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The truth about debt, death and heir responsibility

Dying with debt is a topic that makes most people feel uncomfortable. Residents of California and elsewhere typically work hard to keep a firm handle on their debt so that it does not become overwhelming. However, as you might imagine, people do die with unpaid debt. The Federal Reserve Board's Survey of Consumer Finances reveals that households headed by senior citizens hold about $40,000 of debt. Further, the survey revealed that the number of seniors with debt is increasing.

What happens when these seniors die with unpaid debt? Do the children have to cover it? Does the spouse? Well, according to a news source, it depends. If a person with debt dies and does not have any assets, the debt will likely die with him or her. If assets do exist, the creditors will take their share during probate. Often this means there will be little or perhaps nothing left for the deceased's survivors.

While children are not responsible for their parents' debt, they will in essence pay for it because they will lose their inheritance to debtors. If the deceased has a mortgage, surviving children will have to take over payments if they wish to keep the home. Alternatively, they can sell the house to pay off debts.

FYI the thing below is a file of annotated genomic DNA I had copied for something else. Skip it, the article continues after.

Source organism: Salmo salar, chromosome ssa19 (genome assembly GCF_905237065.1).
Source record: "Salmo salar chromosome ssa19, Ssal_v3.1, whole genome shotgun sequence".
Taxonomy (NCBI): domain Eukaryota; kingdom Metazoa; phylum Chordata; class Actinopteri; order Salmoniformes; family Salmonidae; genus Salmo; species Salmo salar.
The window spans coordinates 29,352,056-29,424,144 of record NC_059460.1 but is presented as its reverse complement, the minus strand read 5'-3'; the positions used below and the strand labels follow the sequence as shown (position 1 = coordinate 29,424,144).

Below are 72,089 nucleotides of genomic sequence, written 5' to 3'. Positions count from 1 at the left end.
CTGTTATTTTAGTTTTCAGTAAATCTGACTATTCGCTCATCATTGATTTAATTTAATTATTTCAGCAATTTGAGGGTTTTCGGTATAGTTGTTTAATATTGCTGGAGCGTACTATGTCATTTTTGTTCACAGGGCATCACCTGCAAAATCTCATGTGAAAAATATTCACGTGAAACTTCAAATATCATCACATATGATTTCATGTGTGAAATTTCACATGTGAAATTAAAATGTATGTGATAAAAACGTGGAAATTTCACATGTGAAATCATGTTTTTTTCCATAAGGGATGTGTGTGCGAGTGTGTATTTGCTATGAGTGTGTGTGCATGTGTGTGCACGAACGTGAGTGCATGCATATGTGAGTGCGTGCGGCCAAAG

What about the spouse of the deceased? What are his or her responsibilities? Since California is a community property state, the surviving spouse is responsible for debt accumulated during the marriage. Many senior citizens suddenly on their own cannot pay this debt and may have to sell their existing assets for well under the market value.

Death and debt is a complex topic for the ordinary person to grasp in full. The best way to get a handle on the subject and start taking proactive measures is to discuss the possibility of debt solutions with an estate planning attorney.

Source: U.S. News & World Report, "Will Your Heirs Have to Pay Up When You Die With Debt?," Teresa Mears, June 02, 2016

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